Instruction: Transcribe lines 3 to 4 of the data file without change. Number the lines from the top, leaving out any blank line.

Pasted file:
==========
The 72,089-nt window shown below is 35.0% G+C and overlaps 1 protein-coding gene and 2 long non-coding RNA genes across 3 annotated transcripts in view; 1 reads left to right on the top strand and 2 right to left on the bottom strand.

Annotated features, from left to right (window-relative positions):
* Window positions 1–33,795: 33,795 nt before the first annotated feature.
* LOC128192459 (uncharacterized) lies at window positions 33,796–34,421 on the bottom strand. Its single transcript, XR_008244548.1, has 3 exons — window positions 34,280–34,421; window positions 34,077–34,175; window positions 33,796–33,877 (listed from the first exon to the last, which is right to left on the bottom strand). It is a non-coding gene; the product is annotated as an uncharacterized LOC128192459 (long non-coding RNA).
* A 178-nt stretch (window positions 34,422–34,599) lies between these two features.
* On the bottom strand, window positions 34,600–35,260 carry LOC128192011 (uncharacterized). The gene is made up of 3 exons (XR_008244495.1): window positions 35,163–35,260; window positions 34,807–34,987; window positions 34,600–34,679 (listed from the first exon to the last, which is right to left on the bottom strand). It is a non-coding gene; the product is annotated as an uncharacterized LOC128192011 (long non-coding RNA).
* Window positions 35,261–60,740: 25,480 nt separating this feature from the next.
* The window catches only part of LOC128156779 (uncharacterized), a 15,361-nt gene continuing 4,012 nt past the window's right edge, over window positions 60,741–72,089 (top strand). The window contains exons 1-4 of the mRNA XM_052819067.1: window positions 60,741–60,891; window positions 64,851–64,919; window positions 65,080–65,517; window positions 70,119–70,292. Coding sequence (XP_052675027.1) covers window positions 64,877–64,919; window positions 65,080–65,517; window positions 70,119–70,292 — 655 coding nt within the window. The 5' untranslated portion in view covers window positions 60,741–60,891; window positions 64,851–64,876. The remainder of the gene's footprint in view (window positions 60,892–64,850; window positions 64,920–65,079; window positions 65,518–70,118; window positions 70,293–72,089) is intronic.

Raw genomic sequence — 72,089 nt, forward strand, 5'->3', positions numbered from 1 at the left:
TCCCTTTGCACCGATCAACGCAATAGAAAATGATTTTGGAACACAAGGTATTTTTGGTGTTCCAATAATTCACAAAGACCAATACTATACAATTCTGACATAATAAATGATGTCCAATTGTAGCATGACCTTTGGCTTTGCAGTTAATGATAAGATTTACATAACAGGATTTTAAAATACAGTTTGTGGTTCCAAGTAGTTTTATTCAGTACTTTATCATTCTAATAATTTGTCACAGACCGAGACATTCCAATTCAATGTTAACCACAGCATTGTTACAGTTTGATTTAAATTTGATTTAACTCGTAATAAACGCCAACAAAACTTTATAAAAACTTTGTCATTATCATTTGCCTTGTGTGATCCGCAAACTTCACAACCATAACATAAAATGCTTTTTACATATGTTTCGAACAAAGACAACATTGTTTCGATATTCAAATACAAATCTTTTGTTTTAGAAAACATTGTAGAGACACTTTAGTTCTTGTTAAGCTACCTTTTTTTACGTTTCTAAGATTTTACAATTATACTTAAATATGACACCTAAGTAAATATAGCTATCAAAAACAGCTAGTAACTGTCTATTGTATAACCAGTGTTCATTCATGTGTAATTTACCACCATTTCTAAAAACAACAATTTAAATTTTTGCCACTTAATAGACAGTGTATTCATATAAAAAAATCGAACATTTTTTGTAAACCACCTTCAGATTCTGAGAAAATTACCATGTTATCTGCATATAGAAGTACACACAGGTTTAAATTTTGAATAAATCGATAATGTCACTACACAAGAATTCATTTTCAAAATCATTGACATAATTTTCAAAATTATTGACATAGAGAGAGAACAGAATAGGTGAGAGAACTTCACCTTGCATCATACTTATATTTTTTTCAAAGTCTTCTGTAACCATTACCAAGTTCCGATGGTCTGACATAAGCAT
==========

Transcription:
* Window positions 1–33,795: 33,795 nt before the first annotated feature.
* LOC128192459 (uncharacterized) lies at window positions 33,796–34,421 on the bottom strand. Its single transcript, XR_008244548.1, has 3 exons — window positions 34,280–34,421; window positions 34,077–34,175; window positions 33,796–33,877 (listed from the first exon to the last, which is right to left on the bottom strand). It is a non-coding gene; the product is annotated as an uncharacterized LOC128192459 (long non-coding RNA).